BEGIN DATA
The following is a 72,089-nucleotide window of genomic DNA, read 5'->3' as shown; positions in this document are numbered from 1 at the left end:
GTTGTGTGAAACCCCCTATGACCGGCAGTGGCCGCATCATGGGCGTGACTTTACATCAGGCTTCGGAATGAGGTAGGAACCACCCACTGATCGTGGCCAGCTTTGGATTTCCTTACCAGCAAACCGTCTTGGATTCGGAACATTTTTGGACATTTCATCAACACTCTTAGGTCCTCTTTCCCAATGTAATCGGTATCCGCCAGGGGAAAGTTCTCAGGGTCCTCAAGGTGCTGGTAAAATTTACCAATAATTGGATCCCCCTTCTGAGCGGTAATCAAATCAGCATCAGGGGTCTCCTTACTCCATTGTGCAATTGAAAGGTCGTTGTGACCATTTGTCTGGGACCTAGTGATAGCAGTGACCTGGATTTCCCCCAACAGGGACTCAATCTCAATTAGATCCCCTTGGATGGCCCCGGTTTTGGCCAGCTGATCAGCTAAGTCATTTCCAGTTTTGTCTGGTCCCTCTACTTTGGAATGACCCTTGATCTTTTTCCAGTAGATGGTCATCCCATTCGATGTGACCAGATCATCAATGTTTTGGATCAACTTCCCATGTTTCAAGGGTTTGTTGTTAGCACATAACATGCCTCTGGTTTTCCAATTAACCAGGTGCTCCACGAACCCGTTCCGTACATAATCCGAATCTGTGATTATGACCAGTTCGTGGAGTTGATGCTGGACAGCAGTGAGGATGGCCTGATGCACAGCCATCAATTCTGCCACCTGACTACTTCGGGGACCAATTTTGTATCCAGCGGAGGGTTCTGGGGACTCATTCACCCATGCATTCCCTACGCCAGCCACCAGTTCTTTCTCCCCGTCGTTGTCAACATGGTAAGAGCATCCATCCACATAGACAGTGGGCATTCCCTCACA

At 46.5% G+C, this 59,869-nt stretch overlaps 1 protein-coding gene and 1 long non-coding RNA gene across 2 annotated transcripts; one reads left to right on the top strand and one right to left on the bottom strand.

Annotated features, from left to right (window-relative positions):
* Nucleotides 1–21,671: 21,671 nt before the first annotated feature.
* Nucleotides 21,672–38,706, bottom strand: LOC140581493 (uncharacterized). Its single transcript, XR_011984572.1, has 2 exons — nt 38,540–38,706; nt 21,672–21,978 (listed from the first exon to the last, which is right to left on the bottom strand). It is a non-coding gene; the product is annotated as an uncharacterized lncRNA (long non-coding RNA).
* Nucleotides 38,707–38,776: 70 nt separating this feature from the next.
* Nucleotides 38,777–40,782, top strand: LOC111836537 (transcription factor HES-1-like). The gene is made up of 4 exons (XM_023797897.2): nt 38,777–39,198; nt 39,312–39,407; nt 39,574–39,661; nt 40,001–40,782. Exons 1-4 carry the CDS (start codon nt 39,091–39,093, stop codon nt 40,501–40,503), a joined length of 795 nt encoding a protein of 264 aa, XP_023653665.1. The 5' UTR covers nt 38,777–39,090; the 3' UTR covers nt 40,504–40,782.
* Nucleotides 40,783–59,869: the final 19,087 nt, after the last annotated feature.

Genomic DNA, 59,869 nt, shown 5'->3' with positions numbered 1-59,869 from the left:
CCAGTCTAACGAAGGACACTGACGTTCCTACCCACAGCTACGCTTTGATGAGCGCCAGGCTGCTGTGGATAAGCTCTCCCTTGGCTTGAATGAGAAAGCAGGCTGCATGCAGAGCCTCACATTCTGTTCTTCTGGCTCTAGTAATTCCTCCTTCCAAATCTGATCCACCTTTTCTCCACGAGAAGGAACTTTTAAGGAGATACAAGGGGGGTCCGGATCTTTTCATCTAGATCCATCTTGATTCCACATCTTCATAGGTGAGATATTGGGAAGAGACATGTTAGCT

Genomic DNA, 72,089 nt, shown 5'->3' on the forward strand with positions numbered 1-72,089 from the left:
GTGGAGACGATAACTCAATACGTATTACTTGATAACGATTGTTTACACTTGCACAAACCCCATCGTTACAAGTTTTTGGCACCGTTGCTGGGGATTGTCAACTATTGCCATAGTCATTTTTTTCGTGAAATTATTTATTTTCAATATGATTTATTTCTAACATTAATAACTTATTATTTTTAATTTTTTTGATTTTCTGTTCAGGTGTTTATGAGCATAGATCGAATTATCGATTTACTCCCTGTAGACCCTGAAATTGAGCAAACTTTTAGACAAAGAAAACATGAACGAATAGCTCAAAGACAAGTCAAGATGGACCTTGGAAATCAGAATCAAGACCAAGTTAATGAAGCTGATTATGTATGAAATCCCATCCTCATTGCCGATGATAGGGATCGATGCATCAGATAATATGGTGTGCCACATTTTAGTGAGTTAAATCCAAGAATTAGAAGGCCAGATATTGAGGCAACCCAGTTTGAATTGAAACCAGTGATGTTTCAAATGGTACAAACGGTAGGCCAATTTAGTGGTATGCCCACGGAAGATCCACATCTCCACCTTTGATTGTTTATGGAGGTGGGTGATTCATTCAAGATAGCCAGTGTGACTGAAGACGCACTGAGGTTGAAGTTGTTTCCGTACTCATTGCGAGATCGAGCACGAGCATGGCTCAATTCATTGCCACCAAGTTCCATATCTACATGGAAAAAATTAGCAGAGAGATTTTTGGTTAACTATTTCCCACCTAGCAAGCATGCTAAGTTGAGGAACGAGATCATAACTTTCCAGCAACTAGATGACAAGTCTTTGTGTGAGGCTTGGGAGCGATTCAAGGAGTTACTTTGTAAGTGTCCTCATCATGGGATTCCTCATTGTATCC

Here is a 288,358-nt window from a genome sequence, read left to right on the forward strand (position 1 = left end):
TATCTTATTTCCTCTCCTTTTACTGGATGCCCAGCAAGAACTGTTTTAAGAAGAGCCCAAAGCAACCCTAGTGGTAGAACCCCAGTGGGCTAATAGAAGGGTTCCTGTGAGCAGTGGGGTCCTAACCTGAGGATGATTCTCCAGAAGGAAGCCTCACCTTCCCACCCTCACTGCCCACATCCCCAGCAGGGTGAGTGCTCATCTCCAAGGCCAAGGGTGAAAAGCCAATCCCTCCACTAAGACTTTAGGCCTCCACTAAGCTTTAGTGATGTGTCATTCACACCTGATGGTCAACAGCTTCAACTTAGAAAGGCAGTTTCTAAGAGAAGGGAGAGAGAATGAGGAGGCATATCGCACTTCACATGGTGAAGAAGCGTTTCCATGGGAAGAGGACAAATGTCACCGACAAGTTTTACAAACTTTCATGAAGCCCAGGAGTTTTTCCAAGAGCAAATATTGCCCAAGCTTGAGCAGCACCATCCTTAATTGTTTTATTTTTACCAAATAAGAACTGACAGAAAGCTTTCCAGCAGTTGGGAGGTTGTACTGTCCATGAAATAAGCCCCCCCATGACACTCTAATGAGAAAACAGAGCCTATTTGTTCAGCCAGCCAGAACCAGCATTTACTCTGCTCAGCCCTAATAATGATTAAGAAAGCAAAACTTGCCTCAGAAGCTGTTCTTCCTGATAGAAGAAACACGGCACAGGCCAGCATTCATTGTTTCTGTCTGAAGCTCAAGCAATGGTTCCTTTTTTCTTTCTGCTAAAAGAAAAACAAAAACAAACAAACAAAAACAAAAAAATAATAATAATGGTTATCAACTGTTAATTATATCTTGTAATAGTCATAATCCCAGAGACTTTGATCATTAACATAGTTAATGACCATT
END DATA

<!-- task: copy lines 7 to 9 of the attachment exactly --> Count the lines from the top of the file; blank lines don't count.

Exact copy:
* Nucleotides 38,707–38,776: 70 nt separating this feature from the next.
* Nucleotides 38,777–40,782, top strand: LOC111836537 (transcription factor HES-1-like). The gene is made up of 4 exons (XM_023797897.2): nt 38,777–39,198; nt 39,312–39,407; nt 39,574–39,661; nt 40,001–40,782. Exons 1-4 carry the CDS (start codon nt 39,091–39,093, stop codon nt 40,501–40,503), a joined length of 795 nt encoding a protein of 264 aa, XP_023653665.1. The 5' UTR covers nt 38,777–39,090; the 3' UTR covers nt 40,504–40,782.
* Nucleotides 40,783–59,869: the final 19,087 nt, after the last annotated feature.